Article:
PMCID: PMC163854  PMID: 9145873
6.  Population pharmacokinetics of dapsone administered biweekly to human immunodeficiency virus-infected patients. 
Antimicrobial Agents and Chemotherapy  1996;40(12):2743-2748.
The population pharmacokinetics of dapsone were examined in human immunodeficiency virus-infected patients receiving dapsone at a dosage of 100 mg twice weekly for the prevention of Pneumocystis carinii pneumonia. Nonlinear mixed-effect modeling was used to determine the best pharmacostatistical model for the data. A one-compartment open model with first-order absorption and elimination was used as the structural pharmacokinetic model. Several covariates were tested for their influence on pharmacokinetic parameters. Rifampin was found to increase the values of clearance/bioavailability (CL/F) and volume of distribution/ bioavailability (V/F) by approximately 70%. CL/F and V/F were 1.83 liters/h and 69.6 liters, respectively, for patients not taking rifampin. The effect of rifampin on the pharmacokinetic parameters of dapsone was appreciably less than expected on the basis of studies with healthy volunteers. Increased bilirubin levels were associated with a significant decrease in the absorption rate constant (Ka). However, this finding may be considered clinically irrelevant because the post hoc Bayesian estimates of Ka for patients with high bilirubin levels ( > 1.2 mg/dl) were at the lower bound of the values for patients with normal bilirubin levels. The value of Ka was 0.957 h-1 for a patient with a bilirubin level of 0.7 mg/dl. After inclusion of covariates in the model, the interpatient variability was 35% for CL/F, not significant for V/F, and 85% for Ka. Simulation of plasma concentration-versus-time curves indicated that the administration of 100 mg of dapsone biweekly is associated with sustained dapsone levels in the plasma of the majority of the patients. Dosage adjustments for patients concomitantly treated with rifampin may be necessary.
PMCID: PMC163614  PMID: 9124833
7.  Pharmacokinetics of dapsone in human immunodeficiency virus-infected children. 
Dapsone, administered at various doses and schedules, has been proven to be a safe and effective alternative to trimethoprim-sulfamethoxazole for prevention of Pneumocystis carinii pneumonia (PCP) in adults with human immunodeficiency virus (HIV) infection. Dapsone is also recommended by the Centers for Disease Control for PCP prophylaxis in HIV-infected children. However, the suggested dosage regimen is based upon clinical experience with children with leprosy and dermatitis herpetiformis rather than pharmacokinetic and pharmacodynamic data obtained from the target patient population. In order to determine a rational dosage regimen that could be tested in clinical studies aimed at the evaluation of dapsone for the prevention of PCP in HIV-infected children, we studied the pharmacokinetics of dapsone following a 2-mg/kg of body weight oral dose in twelve HIV-positive children aged 9 months to 9 years. Plasma was collected at the following times after dapsone administration: 0, 2, 4, 6, 12, 24, 48, 72, and 96 h. The levels of dapsone in plasma were determined by high-performance liquid chromatography. Data were analyzed by noncompartmental methods. Expressed as means +/- standard deviations (ranges), the pharmacokinetic parameters were as follows: peak concentration in plasma, 1.12 +/- 0.48 (0.44 to 1.81) mg/liter; time to peak concentration in plasma, 3.8 +/- 1.3 (2 to 6) h; half-life at elimination phase, 24.2 +/- 7.1 (14.4 to 35.0) h; clearance from plasma divided by bioavailability (CL/F), 1.15 +/- 0.67 (0.37 to 2.63) ml/min/kg; and volume of distribution divided by bioavailability (V/F), 2.25 +/- 1.20 (1.00 to 4.57) liters/kg. Oral CL correlated negatively with age (r = 0.614 and P = 0.034), as did V (r = 0.631 and P = 0.028). As a consequence of the high interindividual variability in growth retardation, pharmacokinetic parameters correlated with measures of body development better than they did with age (e.g., for CL/F to height, r = 0.765 and P = 0.004, and for V/F to height, r = 0.748 and P = 0.005). Since oral CL from plasma and V were positively and highly correlated (r = 0.898 and P = 0.0001), a lower absolute F may be the cause, in part, of higher values for CL/F and V/F in smaller children. The results of this study warrant the testing of a 2-mg/kg dose of dapsone administered twice or thrice weekly to HIV-infected children. The monitoring of drug levels in plasma and dosage adjustment may be necessary for smaller children.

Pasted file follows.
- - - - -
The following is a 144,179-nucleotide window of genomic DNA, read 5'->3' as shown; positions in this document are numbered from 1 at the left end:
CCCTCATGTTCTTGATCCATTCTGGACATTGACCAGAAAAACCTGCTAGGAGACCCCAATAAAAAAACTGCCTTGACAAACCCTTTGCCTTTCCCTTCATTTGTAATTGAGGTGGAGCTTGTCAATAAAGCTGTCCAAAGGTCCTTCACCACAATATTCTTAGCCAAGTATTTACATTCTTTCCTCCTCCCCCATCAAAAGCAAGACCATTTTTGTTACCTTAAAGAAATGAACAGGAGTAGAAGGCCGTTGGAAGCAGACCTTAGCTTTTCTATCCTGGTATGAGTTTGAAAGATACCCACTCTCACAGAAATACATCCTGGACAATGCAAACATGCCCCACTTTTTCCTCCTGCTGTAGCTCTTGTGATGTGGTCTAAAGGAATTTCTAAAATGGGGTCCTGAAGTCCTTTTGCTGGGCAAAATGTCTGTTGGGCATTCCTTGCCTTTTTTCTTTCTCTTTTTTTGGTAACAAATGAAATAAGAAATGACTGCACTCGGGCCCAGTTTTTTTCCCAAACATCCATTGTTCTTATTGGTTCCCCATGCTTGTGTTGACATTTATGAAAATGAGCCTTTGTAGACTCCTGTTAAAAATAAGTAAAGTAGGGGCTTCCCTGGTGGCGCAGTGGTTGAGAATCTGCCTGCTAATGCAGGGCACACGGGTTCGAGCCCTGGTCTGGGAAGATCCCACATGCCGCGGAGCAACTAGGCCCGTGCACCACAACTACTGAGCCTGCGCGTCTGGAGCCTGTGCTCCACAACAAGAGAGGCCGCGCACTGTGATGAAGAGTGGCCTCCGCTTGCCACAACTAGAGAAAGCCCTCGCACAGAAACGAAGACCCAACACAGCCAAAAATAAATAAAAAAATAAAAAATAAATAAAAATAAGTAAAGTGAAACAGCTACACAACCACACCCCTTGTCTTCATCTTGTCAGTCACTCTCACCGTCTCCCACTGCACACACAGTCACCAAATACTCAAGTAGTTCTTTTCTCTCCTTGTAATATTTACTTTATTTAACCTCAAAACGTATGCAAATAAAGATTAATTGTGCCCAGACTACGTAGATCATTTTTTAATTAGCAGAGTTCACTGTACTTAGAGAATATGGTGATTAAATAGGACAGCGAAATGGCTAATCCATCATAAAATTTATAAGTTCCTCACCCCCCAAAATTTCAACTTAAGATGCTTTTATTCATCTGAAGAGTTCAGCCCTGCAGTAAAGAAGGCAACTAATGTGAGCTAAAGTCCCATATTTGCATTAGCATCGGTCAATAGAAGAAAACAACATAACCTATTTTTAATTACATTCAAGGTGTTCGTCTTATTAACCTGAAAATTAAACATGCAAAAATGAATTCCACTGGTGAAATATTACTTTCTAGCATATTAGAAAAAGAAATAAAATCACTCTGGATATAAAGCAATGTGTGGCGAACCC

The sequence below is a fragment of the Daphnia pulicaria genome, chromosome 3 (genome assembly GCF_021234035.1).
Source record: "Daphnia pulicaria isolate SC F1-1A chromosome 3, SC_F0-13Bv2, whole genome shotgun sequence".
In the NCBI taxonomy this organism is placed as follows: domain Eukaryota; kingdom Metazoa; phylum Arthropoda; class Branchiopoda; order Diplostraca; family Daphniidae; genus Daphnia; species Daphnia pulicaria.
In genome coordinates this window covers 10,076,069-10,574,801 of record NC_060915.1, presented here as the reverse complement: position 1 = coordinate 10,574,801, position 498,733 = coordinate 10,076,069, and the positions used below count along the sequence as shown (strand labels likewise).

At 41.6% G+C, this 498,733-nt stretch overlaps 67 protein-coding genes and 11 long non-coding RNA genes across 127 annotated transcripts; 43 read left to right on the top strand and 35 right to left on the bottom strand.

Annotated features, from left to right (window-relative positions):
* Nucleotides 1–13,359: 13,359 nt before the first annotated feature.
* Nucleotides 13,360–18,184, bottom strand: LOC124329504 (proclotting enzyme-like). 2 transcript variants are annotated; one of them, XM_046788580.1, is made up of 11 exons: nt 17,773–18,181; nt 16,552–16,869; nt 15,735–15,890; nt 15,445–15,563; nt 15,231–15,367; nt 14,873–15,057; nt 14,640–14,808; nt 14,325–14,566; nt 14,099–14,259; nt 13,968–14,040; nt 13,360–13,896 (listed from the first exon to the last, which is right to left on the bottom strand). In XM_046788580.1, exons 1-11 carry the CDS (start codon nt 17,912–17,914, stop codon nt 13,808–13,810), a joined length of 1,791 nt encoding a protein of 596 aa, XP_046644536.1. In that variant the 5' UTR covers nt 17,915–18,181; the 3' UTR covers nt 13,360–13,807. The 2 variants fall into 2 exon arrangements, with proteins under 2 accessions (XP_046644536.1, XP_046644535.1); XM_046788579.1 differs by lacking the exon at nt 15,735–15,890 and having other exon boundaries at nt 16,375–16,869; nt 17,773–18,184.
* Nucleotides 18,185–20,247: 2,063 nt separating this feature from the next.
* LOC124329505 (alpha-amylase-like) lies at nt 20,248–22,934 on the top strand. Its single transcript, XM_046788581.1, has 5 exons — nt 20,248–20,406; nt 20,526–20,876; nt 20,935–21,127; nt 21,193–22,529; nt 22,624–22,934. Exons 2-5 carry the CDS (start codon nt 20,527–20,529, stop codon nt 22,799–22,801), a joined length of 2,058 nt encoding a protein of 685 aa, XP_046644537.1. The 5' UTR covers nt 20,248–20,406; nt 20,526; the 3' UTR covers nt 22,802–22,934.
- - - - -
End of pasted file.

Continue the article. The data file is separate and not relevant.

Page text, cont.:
PMCID: PMC162691  PMID: 7625796

Results 1-8 (8)